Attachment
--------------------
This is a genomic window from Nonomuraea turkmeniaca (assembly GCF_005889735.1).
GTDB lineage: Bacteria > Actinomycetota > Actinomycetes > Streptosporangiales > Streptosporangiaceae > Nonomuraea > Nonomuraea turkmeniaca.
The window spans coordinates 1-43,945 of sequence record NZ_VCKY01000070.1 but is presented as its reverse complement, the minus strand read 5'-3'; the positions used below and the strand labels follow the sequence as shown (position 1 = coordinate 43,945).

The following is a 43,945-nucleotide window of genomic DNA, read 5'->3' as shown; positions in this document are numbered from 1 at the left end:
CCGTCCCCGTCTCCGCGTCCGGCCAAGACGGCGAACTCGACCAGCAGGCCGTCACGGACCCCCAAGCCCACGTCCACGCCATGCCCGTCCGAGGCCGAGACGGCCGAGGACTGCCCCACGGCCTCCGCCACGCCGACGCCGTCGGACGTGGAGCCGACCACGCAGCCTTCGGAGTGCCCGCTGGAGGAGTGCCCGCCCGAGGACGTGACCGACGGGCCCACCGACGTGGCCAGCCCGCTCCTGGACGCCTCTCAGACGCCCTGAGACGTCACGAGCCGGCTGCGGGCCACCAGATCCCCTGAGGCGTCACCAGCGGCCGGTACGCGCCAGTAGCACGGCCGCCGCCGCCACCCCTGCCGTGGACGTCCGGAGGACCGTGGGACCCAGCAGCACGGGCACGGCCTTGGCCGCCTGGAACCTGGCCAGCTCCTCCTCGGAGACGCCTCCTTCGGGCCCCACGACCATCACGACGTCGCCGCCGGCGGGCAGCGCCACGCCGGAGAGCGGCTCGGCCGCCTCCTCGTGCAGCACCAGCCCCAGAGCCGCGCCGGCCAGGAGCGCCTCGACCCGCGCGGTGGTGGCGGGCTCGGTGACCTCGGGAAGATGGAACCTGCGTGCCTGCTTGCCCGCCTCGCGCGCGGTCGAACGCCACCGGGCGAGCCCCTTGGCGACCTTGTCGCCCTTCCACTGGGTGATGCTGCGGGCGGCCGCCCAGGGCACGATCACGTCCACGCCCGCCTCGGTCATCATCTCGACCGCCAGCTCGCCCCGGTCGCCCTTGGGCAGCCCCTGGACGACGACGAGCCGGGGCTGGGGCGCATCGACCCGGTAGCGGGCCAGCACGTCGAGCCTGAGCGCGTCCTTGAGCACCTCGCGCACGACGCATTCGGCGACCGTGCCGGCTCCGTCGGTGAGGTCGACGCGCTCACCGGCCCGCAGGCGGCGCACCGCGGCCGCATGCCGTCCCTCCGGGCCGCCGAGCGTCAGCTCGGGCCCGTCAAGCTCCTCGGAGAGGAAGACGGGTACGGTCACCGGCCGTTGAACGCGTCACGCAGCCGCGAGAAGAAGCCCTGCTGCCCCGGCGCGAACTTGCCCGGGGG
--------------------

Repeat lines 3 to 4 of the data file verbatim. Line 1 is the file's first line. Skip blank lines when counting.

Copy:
The window spans coordinates 1-43,945 of sequence record NZ_VCKY01000070.1 but is presented as its reverse complement, the minus strand read 5'-3'; the positions used below and the strand labels follow the sequence as shown (position 1 = coordinate 43,945).

The following is a 43,945-nucleotide window of genomic DNA, read 5'->3' as shown; positions in this document are numbered from 1 at the left end: